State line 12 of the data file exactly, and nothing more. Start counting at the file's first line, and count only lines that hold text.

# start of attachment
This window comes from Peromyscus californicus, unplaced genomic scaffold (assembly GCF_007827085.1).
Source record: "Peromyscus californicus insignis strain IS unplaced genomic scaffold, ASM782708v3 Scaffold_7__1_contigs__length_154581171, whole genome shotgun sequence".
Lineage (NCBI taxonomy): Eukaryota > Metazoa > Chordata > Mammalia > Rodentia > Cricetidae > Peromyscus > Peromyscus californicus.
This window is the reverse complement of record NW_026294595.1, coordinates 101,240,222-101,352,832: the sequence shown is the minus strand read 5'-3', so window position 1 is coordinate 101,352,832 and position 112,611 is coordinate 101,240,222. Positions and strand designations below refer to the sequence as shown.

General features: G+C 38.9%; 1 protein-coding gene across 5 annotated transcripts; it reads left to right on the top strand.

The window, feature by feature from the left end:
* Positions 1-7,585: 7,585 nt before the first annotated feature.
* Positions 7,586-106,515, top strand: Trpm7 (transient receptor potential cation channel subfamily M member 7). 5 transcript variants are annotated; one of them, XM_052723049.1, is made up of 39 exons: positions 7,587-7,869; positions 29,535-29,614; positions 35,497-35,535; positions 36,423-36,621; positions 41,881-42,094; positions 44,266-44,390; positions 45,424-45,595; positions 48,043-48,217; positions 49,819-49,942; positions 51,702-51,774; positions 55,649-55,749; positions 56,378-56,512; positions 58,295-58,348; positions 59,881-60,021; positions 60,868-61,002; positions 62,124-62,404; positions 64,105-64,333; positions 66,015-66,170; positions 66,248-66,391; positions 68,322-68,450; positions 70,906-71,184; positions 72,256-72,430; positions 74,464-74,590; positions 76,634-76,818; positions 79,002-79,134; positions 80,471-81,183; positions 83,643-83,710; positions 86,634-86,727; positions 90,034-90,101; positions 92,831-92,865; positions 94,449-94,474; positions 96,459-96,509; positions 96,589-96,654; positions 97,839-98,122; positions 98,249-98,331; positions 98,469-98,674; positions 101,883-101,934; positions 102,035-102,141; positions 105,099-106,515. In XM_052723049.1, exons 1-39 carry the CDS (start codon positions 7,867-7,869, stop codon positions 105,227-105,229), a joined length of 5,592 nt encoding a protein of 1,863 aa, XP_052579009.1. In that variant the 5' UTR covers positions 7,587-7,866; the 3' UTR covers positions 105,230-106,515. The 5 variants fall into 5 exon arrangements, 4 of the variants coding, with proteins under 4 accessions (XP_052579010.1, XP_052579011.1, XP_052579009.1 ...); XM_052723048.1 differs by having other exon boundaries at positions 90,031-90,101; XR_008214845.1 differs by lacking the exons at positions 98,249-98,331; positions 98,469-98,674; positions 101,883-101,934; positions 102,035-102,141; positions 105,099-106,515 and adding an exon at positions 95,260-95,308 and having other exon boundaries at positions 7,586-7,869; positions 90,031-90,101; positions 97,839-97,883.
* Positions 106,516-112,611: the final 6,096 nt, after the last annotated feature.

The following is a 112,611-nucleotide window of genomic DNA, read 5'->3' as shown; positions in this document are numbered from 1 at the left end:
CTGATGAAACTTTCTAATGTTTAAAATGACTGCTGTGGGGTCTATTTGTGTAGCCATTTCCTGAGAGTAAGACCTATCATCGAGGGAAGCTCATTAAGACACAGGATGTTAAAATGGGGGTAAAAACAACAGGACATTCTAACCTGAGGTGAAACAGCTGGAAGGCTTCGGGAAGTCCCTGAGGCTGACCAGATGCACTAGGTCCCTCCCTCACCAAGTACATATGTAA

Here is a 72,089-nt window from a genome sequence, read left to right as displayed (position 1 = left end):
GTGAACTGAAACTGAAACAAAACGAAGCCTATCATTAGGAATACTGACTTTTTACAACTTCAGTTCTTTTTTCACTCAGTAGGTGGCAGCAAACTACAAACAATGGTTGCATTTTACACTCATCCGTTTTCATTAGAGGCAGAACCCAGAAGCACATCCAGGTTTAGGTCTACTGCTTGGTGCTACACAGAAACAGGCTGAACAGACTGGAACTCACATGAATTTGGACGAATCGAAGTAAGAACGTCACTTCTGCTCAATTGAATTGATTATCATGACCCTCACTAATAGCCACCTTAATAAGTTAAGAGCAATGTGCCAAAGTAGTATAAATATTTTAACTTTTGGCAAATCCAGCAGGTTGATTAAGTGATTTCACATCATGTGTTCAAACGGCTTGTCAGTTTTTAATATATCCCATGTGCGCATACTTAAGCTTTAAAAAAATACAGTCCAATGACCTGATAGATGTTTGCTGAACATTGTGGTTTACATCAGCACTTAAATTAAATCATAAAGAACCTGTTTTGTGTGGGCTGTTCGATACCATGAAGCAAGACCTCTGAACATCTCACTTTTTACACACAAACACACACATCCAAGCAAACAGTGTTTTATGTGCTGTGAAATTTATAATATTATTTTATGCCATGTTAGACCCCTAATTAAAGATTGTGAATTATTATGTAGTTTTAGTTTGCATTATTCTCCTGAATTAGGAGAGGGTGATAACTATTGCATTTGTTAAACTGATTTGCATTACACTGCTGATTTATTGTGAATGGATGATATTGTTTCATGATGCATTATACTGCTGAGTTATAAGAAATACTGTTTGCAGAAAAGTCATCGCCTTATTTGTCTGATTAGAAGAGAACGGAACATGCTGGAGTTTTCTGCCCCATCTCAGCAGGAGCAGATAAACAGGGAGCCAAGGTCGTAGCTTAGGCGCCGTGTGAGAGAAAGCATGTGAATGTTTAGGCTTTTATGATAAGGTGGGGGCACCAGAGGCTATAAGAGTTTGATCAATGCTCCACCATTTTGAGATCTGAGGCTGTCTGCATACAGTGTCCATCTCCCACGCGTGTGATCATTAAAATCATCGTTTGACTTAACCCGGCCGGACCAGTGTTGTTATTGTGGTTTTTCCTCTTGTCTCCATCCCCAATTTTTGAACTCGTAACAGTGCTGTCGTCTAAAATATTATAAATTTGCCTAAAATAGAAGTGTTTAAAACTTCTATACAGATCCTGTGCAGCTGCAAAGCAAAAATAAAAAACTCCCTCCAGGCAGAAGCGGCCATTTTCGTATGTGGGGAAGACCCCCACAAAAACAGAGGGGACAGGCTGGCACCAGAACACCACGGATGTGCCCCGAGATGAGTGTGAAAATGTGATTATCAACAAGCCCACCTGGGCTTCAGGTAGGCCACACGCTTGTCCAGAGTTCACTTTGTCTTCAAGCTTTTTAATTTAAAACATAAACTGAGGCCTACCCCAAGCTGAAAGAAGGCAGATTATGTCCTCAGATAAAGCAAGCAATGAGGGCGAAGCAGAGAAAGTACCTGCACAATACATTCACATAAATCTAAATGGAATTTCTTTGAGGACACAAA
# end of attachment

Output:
Here is a 72,089-nt window from a genome sequence, read left to right as displayed (position 1 = left end):